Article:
Finally, I found someone that I could rely on. John was with me for six months until Christmas, when he decided to take a few days off. In the meantime, I hired Christine, from a reputable nursing agency.

As usual, I had a rest in the afternoon, and told her that I would let her know when I was ready to get up. I called her at 3.30pm. There was no reply. I waited, then called her again. Still no reply. I called every 20 minutes, but it was 9.30pm before she eventually appeared.

With the help of a neighbour, I managed to contact John, who came back the following day. He discovered Christine dead drunk on the sofa. He found eight empty tins of cider, two empty bottles of champagne, an empty bottle of gin and sherry. In three days, she had drunk nearly £80 of my alcohol.

After John left, I had to rely on agency staff. In one week, I had nine different people looking after me. I hate having to be completely reliant on another person, but I have no choice.

It has now reached the stage where I would be quite happy to be made warm and comfortable in bed, then put to sleep, while I still have some dignity. Most mornings, I would be quite happy not to have woken up, knowing what I'm faced with.

I am not depressed, but I do not want to continue living like this. My father is 88, and much too old to look after me. And I am not very close to my only sister. When I hear, as I often have, that euthanasia would be a license to kill, that doesn't apply to me. I know only that it would give me peace of mind, knowing that I had the choice to end my own life.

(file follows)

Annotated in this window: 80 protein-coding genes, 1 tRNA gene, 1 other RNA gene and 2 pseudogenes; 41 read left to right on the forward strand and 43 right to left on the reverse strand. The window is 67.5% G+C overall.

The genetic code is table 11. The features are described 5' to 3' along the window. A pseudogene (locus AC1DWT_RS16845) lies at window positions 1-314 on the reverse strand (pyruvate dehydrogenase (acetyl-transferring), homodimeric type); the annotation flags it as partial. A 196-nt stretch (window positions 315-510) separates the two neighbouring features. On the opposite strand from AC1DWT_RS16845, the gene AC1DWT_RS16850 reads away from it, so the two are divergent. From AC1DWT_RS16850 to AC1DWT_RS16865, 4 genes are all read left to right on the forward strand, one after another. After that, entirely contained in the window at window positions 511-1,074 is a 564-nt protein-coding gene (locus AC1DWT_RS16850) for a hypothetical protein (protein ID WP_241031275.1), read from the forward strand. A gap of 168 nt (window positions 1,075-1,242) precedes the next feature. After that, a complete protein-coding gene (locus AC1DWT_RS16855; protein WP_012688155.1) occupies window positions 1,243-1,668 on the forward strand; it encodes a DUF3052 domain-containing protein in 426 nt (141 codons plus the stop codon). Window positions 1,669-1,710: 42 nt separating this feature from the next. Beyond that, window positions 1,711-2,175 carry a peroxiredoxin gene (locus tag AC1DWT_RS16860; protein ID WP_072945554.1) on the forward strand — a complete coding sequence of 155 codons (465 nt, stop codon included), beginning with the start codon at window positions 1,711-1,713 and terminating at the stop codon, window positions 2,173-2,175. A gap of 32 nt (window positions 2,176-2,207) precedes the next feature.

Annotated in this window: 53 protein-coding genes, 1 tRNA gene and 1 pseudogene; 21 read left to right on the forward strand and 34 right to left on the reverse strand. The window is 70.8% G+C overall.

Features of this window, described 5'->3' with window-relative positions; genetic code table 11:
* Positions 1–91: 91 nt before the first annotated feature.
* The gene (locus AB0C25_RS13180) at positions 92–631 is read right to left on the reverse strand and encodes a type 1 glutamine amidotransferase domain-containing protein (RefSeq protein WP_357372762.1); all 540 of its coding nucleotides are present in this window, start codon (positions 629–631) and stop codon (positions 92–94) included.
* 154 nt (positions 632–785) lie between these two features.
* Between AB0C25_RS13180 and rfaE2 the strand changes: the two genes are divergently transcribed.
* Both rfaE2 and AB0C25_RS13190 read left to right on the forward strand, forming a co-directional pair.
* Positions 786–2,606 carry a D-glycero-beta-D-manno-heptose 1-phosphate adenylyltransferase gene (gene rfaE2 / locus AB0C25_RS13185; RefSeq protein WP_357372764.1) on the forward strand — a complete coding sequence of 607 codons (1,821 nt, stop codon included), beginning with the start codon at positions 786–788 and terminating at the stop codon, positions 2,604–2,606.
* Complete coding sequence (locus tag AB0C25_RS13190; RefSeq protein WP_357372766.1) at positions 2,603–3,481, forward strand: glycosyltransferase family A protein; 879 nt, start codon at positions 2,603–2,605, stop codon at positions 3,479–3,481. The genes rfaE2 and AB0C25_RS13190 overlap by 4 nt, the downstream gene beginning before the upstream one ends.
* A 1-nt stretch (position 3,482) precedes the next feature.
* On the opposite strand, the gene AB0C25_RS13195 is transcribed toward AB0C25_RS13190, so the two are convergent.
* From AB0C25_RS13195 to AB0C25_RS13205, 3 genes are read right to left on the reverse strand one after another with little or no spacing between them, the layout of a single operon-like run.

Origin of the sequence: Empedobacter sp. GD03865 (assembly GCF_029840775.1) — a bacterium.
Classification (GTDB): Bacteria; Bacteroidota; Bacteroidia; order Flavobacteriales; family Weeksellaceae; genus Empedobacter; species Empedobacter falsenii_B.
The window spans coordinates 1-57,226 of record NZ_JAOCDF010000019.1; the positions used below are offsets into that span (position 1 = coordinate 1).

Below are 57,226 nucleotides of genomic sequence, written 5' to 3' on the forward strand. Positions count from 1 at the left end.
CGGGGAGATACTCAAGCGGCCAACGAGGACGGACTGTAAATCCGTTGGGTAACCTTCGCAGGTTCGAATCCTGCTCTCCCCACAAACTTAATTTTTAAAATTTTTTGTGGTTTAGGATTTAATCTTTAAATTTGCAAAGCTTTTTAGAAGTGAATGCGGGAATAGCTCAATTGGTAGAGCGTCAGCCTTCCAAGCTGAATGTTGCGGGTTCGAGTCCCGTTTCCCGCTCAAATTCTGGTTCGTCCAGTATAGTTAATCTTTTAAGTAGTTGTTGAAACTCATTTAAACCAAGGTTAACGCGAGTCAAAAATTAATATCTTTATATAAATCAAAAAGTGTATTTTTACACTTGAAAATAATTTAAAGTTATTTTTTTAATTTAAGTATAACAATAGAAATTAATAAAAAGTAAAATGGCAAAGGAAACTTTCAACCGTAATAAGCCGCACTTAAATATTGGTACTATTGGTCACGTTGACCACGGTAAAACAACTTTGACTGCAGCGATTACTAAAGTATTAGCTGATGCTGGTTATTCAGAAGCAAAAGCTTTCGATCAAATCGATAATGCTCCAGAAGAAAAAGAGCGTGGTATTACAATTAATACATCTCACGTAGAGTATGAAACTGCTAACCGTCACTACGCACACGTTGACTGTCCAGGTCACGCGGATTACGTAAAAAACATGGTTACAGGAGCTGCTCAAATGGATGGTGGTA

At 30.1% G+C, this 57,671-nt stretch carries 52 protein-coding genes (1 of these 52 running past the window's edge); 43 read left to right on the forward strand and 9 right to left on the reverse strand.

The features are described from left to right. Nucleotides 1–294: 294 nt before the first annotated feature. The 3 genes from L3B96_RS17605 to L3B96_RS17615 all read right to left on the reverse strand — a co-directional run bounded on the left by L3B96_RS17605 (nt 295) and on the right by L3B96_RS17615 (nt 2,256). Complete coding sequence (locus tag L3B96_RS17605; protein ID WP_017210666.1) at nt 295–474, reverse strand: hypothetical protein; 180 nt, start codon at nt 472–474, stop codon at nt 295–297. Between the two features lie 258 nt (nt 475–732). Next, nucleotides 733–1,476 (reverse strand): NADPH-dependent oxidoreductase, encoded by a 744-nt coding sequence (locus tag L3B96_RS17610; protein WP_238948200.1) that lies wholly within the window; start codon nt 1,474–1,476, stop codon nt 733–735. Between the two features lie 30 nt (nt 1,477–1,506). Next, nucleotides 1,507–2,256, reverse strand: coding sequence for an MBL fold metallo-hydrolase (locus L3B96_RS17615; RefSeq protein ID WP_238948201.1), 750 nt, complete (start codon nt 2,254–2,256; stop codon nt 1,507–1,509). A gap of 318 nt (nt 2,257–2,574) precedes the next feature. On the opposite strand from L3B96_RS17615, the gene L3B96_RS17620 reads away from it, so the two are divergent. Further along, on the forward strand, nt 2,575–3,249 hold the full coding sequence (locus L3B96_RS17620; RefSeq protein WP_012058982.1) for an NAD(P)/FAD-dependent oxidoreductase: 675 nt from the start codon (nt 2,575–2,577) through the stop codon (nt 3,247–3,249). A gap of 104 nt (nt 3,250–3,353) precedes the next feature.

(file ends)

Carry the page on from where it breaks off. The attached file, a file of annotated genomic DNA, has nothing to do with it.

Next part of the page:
If I'd known how difficult it would become, I might have ended it myself. More than once, it has crossed my mind that all I need to do is to throw myself down a steep flight of stairs. Even now, I could easily back my wheelchair on to the road in front of a car. But I'm a coward: there would be no guarantee that it would kill me, and I might just end up with a broken arm.

That is why I have made a living will. My declaration makes it clear to doctors that I want no medical intervention to keep me alive. I want to die with dignity. It would give me peace of mind to know that at a certain point, I could say: "I've had enough." I'm not in any physical pain, but the mental pain I suffer from is so much worse.

Interview by Jane Cameron

Have you tried new the Independent Digital Edition apps?
Life and Style